Swedish Study Focuses on Chewing and Dementia Link Continue reading “Reno Dentists See Possible Connection Between Chewing and Dementia”
We all need to eat, and so we all have to chew. Chewing comes naturally, but its importance is often overlooked. If we don’t chew our food, we are at risk for choking, but there are other compelling reasons to be mindful of your mastication habits. Your Reno dentists explain some of the reasons you should think about what you chew, and how long you chew.
Taking bites of food that are too big for your mouth can actually damage your jaw. This advice is particularly timely in a culture that has offered food in increasingly larger portions over the years. Hamburgers, sandwiches, and burritos, for example, are sometimes so large that they require the eater to open their mouth wider than is healthy for them. People who suffer from TMD are at particular risk, since their jaw joints are already sensitive. If an item of food forces you to open your mouth so wide that it causes discomfort, it is best to cut the food in smaller bites before eating.
Fitness is an important part of maintaining a healthy lifestyle. In fact, a recent study found that weight loss helps defend against gum disease. That’s good news for our patients who love sports and athletic training. While running, cycling, and other forms of exercise can improve your oral health, the foods you may consume while participating in these activities can potentially hurt your teeth.
Harmful bacteria that attach to food lodged between your teeth weaken tooth enamel and leave you at risk for developing cavities. Sugary foods and drinks are well-known culprits of tooth decay. Many of the energy bars and drinks on the market today are high in sugar. What you may not realize is that even the brands with less sugar and more nutritious ingredients could harm your teeth. Continue reading “Sports Bars, Energy Drinks, and Your Teeth”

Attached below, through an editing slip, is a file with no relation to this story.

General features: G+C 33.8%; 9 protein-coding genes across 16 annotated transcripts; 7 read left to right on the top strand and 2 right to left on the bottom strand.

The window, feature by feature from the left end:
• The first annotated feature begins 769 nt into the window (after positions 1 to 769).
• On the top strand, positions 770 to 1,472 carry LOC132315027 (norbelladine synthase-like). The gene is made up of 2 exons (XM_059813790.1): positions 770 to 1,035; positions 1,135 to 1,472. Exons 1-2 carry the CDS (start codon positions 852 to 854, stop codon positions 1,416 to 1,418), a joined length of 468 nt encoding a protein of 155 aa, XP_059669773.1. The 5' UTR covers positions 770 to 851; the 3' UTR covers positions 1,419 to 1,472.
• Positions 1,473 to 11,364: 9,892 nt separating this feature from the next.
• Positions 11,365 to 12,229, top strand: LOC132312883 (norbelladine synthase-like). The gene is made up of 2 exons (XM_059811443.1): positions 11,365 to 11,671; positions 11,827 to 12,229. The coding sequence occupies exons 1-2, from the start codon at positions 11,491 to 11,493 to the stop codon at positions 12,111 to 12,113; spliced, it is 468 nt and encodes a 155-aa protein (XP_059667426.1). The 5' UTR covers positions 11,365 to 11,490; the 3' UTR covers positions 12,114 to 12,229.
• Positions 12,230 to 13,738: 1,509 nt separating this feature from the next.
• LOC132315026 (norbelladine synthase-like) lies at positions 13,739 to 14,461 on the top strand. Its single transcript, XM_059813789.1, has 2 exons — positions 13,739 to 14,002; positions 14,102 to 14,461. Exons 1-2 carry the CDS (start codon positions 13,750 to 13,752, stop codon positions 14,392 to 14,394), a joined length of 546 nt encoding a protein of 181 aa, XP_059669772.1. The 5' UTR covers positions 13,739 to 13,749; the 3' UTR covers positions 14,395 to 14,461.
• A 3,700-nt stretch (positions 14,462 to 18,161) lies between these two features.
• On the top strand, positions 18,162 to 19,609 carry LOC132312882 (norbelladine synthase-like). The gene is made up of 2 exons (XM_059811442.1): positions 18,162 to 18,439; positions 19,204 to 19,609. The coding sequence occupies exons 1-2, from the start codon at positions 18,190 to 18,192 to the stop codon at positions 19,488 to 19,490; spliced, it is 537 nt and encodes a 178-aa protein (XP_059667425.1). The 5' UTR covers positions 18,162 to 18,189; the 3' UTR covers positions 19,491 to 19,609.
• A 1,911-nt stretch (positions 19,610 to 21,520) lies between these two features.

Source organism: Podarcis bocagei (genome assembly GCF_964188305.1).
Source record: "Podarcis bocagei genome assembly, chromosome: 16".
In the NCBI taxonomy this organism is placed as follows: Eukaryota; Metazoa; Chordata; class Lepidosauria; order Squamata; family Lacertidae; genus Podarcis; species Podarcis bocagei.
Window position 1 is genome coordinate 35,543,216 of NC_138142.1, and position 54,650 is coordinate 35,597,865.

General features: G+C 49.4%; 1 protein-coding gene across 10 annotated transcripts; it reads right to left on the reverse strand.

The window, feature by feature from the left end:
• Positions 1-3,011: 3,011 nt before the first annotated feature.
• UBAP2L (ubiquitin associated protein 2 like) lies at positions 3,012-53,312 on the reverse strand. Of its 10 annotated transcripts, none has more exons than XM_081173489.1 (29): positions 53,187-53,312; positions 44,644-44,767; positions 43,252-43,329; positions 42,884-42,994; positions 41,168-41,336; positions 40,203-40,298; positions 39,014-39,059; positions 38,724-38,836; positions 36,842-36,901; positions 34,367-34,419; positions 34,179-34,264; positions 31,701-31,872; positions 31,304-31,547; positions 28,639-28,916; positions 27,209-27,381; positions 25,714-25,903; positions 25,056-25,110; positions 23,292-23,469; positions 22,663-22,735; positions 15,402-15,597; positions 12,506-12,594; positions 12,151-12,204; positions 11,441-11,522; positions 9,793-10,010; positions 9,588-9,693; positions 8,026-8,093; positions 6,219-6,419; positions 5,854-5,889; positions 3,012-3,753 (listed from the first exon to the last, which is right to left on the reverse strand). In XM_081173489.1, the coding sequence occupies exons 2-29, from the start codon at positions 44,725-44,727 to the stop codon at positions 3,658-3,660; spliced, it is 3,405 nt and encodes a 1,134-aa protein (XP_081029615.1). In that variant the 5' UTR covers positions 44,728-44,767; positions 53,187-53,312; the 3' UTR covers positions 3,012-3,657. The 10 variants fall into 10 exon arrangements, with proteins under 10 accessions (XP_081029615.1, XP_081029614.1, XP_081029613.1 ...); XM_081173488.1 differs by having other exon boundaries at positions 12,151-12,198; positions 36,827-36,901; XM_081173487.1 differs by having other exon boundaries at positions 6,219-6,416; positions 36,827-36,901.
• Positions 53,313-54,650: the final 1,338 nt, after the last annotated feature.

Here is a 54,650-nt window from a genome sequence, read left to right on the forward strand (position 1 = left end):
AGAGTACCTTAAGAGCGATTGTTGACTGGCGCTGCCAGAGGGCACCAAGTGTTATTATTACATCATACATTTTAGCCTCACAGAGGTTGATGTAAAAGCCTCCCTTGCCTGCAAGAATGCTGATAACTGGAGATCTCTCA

When discussing dentistry, teeth and gums almost always dominate the conversation. But what about the tongue? It plays a vital role in digestion, the sense of taste, and oral health – so your tongue deserves the same respect as your teeth and gums.
Your Reno dentists, Dr. Wager and Dr. Evans, challenge you to the following tongue trivia.
1. How long is the average human tongue?
a. Three inches
b. Four inches
c. Five inches
The answer is b: four inches. That’s much more manageable than the average giraffe tongue, which usually measures a whopping 21 inches!
2. What are the bumps on the tongue called that contain the taste buds?
The answer is a: papillae. There are approximately 10,000 taste buds on the human tongue. Five basic tastes that the tongue can detect include salty, sweet, sour, bitter, and umami. The last one, umami, is from the Japanese word meaning “pleasant savory taste.” Continue reading “Tongue Trivia from Your Reno Family Dentists”